Facing a fresh claim of excessive force by a police officer and ongoing concerns about transparency within the Palo Alto Police Department, the City Council will consider on Monday new measures to improve oversight and revisit the department's abrupt decision in January to encrypt all police dispatch communications.
The council's discussion will come three months after Palo Alto switched to encrypted radio communications, a move that was made without any council direction and no advance warning to the community. City Manager Ed Shikada and Police Chief Robert Jonsen have consistently said that the move was made to comply with an October directive from the state Department of Justice, which requires agencies to protect personally identifiable information (including names, Social Security numbers and driver's license numbers) from being publicly transmitted.
The state order gave participating agencies two options: encrypt all communications or develop policies to protect the personally identifiable information while keeping the communication channels open. The memo also specified that an agency could file an implementation plan by last Dec. 31 if it did not intend to comply immediately.
Palo Alto opted for the simpler and more dramatic option of flipping the switch to full encryption in January — a move that has since been replicated by all Santa Clara County cities except Santa Clara and Milpitas.
The April 5 meeting will offer the council its first opportunity to discuss and possibly revise the new encryption policy, which has been strongly opposed by this publication, the Palo Alto Daily Post and The Mercury News because it removes the ability of newsrooms to monitor police scanners and gives the Police Department almost complete control over which incidents get reported to the public.
In explaining the decision to encrypt, Jonsen highlighted in January the various challenges of adopting alternative approaches to protecting personally identifiable information, including having the police officer use a cellphone or a different frequency to transmit that information. Requiring officers to switch frequencies in the middle of a police action would complicate their ability to transmit information quickly, creating a safety issue, he said.
He also noted at that time that to develop alternative policies would be complex, potentially expensive and time-consuming.
At the same time, the city is leaving the door open to further tweaks to the radio policies. Earlier this month, Jonsen sent a letter to the Department of Justice requesting permission to switch back to a nonencrypted channel while the city considers other options. (As of Wednesday, the city had not received a response from the department, Jonsen said.)
The change of direction, Jonsen wrote, is requested "to allow for great transparency with the public." He acknowledges in the letter, however, that switching back would result in personal information being released on a nonencrypted channel.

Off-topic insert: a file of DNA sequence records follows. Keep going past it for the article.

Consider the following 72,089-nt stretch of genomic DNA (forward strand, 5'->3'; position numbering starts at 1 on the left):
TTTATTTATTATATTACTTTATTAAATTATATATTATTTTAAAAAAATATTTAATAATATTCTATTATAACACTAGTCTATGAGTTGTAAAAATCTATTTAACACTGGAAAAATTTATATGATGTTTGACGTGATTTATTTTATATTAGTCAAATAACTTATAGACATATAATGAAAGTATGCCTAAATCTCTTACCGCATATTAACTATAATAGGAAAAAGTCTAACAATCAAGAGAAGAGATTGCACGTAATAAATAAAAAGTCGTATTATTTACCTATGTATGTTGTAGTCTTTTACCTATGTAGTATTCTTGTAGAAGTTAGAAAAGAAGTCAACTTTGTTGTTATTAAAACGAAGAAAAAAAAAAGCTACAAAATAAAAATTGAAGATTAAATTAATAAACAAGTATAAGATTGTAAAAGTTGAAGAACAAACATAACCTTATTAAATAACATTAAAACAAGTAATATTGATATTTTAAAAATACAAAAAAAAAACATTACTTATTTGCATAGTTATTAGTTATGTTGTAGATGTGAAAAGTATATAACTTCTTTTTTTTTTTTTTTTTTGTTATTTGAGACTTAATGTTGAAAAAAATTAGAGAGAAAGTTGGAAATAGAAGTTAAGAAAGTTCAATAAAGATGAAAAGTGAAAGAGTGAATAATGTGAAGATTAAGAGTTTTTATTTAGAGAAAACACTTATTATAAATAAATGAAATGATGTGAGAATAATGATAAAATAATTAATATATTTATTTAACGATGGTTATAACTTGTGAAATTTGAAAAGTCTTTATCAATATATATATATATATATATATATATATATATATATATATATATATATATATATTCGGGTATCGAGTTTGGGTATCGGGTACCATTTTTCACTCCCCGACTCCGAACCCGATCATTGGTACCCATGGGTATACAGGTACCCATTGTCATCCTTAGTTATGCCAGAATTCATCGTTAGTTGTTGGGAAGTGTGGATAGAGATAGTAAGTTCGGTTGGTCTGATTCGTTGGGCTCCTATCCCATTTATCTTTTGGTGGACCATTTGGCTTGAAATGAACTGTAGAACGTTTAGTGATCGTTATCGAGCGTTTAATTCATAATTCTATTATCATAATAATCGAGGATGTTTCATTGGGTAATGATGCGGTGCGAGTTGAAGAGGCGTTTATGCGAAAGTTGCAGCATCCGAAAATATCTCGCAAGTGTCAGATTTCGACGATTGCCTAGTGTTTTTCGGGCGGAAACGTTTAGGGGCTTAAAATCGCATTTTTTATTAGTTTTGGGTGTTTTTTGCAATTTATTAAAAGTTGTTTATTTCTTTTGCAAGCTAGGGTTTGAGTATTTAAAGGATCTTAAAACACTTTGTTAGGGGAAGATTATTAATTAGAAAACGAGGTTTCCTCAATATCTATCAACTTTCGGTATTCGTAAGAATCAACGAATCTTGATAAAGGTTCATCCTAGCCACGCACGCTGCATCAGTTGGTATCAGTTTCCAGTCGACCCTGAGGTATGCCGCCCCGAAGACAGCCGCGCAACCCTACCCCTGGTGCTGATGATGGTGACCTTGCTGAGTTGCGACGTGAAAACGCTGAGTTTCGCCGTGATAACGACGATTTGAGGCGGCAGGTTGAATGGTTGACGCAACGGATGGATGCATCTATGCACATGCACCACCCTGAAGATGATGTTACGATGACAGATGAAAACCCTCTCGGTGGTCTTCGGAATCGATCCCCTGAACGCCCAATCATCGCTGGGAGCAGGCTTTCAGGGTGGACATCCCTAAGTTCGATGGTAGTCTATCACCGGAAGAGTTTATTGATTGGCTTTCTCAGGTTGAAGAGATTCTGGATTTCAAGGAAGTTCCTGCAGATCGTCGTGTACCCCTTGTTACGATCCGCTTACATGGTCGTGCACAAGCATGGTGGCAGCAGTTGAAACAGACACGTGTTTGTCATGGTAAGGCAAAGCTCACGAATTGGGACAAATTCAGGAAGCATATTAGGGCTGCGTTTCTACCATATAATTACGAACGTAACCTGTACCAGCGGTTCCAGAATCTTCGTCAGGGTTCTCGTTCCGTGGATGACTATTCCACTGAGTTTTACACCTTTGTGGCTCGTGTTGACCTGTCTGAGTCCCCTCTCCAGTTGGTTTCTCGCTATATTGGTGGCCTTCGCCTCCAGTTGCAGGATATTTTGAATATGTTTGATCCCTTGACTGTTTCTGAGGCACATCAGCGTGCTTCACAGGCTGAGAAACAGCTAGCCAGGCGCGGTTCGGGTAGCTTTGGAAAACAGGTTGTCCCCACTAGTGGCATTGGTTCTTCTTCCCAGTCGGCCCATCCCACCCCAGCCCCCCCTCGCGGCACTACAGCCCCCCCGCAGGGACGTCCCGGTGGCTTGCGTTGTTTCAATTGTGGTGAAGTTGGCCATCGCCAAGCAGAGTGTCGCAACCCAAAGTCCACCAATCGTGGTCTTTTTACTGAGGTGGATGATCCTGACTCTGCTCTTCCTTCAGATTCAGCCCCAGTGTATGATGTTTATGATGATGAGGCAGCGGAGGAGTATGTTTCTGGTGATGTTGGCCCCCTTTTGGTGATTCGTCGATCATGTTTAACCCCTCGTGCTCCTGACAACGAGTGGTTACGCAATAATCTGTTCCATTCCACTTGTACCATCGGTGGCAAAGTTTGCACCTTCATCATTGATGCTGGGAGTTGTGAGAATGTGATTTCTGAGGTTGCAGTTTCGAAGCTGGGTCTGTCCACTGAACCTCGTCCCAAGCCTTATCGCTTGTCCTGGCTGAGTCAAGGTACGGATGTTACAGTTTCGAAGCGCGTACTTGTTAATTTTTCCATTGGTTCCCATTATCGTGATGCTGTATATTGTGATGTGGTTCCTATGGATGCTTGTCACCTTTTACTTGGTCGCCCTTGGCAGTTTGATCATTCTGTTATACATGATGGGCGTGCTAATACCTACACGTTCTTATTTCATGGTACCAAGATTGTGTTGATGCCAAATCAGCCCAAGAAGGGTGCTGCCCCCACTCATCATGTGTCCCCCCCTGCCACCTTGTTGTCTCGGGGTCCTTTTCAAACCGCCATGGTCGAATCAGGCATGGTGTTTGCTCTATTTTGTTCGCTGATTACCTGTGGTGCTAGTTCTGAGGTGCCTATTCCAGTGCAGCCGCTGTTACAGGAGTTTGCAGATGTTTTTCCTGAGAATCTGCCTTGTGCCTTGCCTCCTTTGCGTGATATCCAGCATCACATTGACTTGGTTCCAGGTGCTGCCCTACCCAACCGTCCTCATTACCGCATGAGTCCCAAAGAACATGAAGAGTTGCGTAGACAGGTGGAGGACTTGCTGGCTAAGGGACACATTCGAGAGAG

"The city of Palo Alto would remain on a publicly accessible channel until Dec. 31, 2021, unless a viable alternative has been identified before that date," Jonsen wrote.
A new report from the Police Department notes that department staff are "currently exploring the feasibility of alternative options for complying with these state and federal security requirements while simultaneously providing for as much transparency with radio transmissions as legally possible." Yet it also underscores the challenge of adopting these approaches.
"Of the other agencies in the county already using encrypted radio channels, none considered alternative options due to the numerous operational and tactical challenges they present; as a result, there is no local model using alternative options that staff can readily replicate," the report states.
Any effort by Palo Alto to move away from encryption may also complicate its ability to communicate with surrounding departments, said Eric Nickel, executive director of the Silicon Valley Regional Interoperability Authority and former Palo Alto fire chief.
Nickel, who has been helping various police agencies come into compliance with the new DOJ mandate, said that when Palo Alto switched to encryption, it lost many of the interoperability features that it had previously enjoyed with its mutual-aid partners, Mountain View and Los Altos, which had not yet encrypted their radio transmissions.
"If some are encrypted and some are not, there are a lot of interoperability features that we can't use," Nickel told this publication.
As a result, dispatchers had to do extra work to establish "talk groups," Nickel said. Any agency that switches away from encryption while all of its neighbors encrypt would face the same challenge.
Furthermore, when an agency with encrypted radios communicates with one with nonencrypted radios, the communication defaults to nonencrypted communication and, as a result, the agencies fall out of compliance with the DOJ order when personal information is transmitted, Nickel said.